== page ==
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As Usual, First Snowstorm Leaves Things a Little Flaky

The region copes with the season's first round of sleet, freezing rain and ice after Tuesday's snowfall.

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By Steve Hendrix
Washington Post Staff Writer
Wednesday, January 28, 2009

The first significant snow storm of the season turned the region into a hushed, two-toned landscape yesterday filled with giddy kids off from school, skidding drivers and officials nervously eyeing the back half of a weather system that threatened to bring a second morning of challenging weather.

Late last night, the National Weather Service issued a winter storm warning for inside the Capital Beltway with freezing rain expected to persist through this morning.

Several school systems in Virginia, including Loudoun and Prince William counties, canceled today's classes.

Snow gave way yesterday afternoon and evening to a mix of sleet and freezing rain. As much as a quarter-inch of ice could coat roads before the freezing rain turns to rain this morning, possibly as late as 9 a.m. around the District, the weather service said.

As for the snow, by last night about two inches had fallen across much of the area, with three inches measured in parts of Fairfax County. In the District, the snowfall was about 1 1/4 inches.

The storm came in two major waves, with snow falling steadily from 5 a.m. until about 2 or 3 p.m., then another round of wintry material starting about 4 p.m.

Given the hours of snow, traffic officials were pleased that daytime commutes proved relatively uneventful in the immediate Washington area.

However, two women were killed near Charlottesville when the vehicle in which they were riding skidded on ice on Route 29 and struck a tree, Virginia State Police said. State police also linked a fatal crash in Augusta County, Va., to the weather.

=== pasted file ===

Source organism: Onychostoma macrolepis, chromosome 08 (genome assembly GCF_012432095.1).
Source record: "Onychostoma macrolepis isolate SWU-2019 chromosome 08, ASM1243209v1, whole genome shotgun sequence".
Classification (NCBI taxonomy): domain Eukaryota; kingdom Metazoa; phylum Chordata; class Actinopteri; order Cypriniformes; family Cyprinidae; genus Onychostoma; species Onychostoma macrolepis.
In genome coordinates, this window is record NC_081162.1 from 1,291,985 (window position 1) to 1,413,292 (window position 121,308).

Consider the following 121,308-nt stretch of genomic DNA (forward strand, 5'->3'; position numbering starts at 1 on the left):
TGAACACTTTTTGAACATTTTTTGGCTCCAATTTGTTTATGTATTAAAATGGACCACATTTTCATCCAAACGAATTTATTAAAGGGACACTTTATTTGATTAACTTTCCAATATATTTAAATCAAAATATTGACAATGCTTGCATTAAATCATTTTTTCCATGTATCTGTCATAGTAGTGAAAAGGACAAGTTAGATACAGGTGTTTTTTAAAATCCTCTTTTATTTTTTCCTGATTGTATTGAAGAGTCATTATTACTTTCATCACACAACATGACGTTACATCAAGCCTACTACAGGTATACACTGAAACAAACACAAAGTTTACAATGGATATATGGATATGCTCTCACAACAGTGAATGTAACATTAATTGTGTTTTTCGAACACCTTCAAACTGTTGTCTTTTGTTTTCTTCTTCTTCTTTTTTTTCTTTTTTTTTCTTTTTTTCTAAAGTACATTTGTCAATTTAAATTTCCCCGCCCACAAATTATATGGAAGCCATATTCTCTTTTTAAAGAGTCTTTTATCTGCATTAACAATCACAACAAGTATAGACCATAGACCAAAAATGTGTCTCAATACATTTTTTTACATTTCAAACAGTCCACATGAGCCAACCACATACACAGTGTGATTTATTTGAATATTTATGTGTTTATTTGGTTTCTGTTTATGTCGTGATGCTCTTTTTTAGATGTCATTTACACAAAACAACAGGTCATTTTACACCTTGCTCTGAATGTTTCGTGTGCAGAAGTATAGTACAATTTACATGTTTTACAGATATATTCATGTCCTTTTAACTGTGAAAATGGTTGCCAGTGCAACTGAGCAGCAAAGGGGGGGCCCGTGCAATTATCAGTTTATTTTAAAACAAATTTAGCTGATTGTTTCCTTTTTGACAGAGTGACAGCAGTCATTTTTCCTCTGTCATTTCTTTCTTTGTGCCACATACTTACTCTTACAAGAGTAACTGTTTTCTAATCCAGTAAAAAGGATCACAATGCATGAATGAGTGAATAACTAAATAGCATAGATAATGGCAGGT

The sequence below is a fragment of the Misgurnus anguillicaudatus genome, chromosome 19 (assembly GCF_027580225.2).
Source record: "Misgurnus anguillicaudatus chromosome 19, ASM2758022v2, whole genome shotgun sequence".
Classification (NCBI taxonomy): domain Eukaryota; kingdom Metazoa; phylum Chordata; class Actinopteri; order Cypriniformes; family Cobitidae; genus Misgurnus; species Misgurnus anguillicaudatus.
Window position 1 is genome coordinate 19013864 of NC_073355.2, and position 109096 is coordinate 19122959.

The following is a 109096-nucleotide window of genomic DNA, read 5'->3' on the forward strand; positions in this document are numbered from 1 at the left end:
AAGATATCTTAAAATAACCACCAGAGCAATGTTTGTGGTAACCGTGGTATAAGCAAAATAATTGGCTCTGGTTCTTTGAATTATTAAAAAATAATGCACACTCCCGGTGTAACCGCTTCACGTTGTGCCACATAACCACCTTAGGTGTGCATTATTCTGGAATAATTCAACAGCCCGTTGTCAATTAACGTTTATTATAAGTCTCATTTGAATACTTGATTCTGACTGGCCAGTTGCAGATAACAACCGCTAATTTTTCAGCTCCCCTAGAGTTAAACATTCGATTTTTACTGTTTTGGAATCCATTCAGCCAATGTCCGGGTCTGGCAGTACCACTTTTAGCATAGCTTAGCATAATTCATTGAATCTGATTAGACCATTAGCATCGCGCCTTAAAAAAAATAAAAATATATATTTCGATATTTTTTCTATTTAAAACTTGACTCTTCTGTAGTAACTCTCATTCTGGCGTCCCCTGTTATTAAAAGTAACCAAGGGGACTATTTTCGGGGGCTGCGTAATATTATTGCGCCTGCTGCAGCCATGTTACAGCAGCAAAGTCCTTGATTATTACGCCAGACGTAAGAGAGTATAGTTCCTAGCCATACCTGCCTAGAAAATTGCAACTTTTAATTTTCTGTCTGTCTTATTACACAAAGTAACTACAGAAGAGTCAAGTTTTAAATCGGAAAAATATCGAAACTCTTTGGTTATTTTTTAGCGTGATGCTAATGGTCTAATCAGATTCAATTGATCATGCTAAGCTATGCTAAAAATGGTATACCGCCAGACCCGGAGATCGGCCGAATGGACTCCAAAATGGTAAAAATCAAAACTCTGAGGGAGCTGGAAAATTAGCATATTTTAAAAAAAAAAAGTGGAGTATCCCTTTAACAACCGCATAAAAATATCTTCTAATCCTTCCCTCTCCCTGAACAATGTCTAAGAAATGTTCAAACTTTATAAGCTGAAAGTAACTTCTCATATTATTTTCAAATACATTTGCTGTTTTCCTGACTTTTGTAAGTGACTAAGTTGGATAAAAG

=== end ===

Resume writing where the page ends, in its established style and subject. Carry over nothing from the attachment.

In Maryland, state police said weather appeared to contribute to a fatal crash on Rt. 15 in Frederick County, although it was not the main cause.

Closer to Washington, officers responded to hundreds of slip-and-slide fender benders on secondary roads, but there were no major accidents that police blamed on the weather.

"It was actually pretty good," said Virginia Department of Transportation spokesman Mike Salmon of the day's traffic. He credited the early deployment of salt trucks for the relatively safe conditions on major roads. The department ran more than 1,000 salt and sand trucks during the day and planned to operate all night, Salmon said, and would be concentrating on commuter parking lots along interstates 95 and 66 in advance of this morning's rush. "We'll be ready."

With the forecast calling for a night of freezing rain to follow the snow, school officials said they would evaluate road conditions and decide before dawn whether to call off classes for a second day. A winter storm warning was in effect until noon today in Montgomery, Loudoun, Howard and Fauquier counties, and there is a winter weather advisory in the rest of the region. Temperatures were expected to climb above freezing soon after sunrise.


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